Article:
I stepped out of her room. I took a deep breath of hallway air. Glorious, recirculated, air-conditioned hospital air. I forcefully exhaled before gulping down another big breath, washing the perfume from my lungs. Unfortunately, I still tasted it.
I found Mrs. Brown's female nurse, asking her to accompany me during the rectal exam. In training, I was taught to always have a female nurse during a pelvic or a rectal exam of a female patient. Good advice.
Before walking back into Mrs. Brown's room, the nurse commented on how strong Mrs. Brown's perfume was. "I know," I said, "I can hardly breathe in there."
The nurse was ready. From her scrub pocket, she pulled out a face mask. "How's this?" she asked, chuckling. "Or this?" she continued, pulling out an ammonia capsule. She wasn't done. "Or maybe some of this?" She held up a small container of Vick's Vapor Rub. "A small dab of this under your nose will save your sense of smell, you know." I thought she was joking, but I swear I saw some glistening ointment just above her upper lip. I passed on her offers, as tempting as they were. I would tough this one out, since the bulk of my treatment was done. I pocketed the ammonia capsule, though, just in case.
We walked into Mrs. Brown's room together, the nurse and I, and, as expected, the smell of her perfume attacked us, its invisible fingers clawing at our eyes and ripping at our noses. And there sat Mrs. Brown, smiling her sweet, innocent smile. Clutching her purse tightly against her abdomen. Again.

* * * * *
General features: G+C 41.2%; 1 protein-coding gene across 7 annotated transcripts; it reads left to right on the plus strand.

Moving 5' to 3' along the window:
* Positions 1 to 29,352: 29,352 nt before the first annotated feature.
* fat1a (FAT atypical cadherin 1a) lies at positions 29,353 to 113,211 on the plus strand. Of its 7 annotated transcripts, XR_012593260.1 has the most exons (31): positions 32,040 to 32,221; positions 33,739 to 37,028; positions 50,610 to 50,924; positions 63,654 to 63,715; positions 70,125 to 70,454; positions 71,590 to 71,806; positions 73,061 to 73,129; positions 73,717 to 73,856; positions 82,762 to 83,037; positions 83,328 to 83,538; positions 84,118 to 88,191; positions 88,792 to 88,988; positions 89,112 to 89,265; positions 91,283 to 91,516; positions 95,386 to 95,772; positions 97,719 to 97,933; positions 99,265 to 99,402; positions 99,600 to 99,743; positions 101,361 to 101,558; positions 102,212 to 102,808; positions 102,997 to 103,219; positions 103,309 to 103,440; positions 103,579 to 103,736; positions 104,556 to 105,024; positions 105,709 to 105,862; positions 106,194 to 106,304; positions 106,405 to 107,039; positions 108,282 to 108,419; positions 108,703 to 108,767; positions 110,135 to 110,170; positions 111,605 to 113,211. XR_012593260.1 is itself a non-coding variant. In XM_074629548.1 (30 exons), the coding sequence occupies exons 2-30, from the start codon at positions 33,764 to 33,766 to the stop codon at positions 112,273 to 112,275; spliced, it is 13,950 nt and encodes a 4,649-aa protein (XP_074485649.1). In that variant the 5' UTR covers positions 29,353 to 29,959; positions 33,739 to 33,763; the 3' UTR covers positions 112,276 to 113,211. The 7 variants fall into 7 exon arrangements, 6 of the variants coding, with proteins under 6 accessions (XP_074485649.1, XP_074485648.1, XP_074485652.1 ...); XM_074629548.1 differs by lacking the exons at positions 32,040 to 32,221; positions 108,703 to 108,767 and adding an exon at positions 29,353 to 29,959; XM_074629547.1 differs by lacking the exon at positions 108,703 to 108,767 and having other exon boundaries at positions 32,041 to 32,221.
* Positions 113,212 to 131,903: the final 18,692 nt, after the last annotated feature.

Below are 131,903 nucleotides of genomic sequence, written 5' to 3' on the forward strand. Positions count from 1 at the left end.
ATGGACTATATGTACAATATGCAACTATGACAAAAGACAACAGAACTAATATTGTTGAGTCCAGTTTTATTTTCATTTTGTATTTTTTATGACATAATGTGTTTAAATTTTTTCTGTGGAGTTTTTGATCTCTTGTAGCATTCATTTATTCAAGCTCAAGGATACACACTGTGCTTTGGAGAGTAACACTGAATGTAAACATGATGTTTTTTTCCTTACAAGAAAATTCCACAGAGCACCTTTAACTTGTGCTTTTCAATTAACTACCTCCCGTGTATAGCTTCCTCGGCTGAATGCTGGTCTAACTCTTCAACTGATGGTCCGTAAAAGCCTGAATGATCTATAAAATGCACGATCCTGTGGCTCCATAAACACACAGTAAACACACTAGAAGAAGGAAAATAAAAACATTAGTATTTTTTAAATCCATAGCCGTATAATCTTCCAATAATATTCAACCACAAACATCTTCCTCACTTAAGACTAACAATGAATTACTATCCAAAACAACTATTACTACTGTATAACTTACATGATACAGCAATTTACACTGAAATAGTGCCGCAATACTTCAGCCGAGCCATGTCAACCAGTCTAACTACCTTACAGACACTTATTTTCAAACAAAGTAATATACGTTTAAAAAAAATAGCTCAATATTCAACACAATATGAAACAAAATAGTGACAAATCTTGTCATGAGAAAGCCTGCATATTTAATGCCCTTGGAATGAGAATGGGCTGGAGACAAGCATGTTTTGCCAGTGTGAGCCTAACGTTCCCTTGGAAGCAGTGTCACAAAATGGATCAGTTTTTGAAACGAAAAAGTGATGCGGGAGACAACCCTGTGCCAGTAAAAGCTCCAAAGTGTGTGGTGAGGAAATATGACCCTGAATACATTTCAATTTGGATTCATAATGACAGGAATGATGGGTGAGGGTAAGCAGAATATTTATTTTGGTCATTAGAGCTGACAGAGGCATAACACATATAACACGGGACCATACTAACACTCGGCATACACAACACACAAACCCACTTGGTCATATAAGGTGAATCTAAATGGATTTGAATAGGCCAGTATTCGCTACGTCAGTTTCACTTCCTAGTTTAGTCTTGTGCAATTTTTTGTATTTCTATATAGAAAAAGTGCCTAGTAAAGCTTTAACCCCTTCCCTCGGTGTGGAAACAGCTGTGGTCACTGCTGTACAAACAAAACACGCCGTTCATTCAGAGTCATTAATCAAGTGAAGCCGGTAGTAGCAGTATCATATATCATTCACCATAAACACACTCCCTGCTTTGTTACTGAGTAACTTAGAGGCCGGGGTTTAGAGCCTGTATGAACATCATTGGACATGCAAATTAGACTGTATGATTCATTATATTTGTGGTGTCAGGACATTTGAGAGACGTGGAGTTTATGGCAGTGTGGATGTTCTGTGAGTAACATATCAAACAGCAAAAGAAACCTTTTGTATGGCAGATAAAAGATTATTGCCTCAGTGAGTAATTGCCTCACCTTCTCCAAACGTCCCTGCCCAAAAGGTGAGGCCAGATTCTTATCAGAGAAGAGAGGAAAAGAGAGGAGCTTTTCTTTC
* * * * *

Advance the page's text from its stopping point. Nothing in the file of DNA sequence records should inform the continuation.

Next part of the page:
"Hey," I said, "how did you get your purse off the counter." An aide had come in, she explained, and she asked "the handsome young man" to hand it to her. "He was quite a dear," she added.
While I prepared for the exam (gloves, hemicult cards, lube), the nurse covered Mrs. Brown with a blanket before having her roll to her side and dropping her drawers. "If you don't mind," Mrs. Brown said, lying in her compromised position, "I'll just keep my purse right here with me."
We now interrupt this post while Dr. Jim performs a rectal exam.
Whew, I'm back with good news. Mrs. Brown's rectal exam was uneventful. No blood, no pain, normal stool color, good tone, no abnormal smell (because of her perfume, I can't be 100% sure on that one, although I think her shit smelled like, well, shit). She passed with flying colors.
We discharged Mrs. Brown with instructions to follow closely with her family doctor and return if any symptoms changed or worsen. I also wrote on her instruction sheet, "Do not wear perfume. Ever again. And don't ever let go of your purse. If you do, someone will steal it." The nurse made me delete that line, though.
Upon discharge, her trail of perfume followed her down our ER hallway and into our waiting area, where a friend was waiting to take her home.
Although I thought her perfume would linger for hours afterwards, housekeeping was able to clear the smell out pretty quickly. The secret weapon? Our heavy-duty, industrial strength, apple-scented room deodorizer. Of course.
I took the ammonia capsule from my pocket. And used it.
As always, big thanks for reading. Next post will be Friday, March 26. See you then...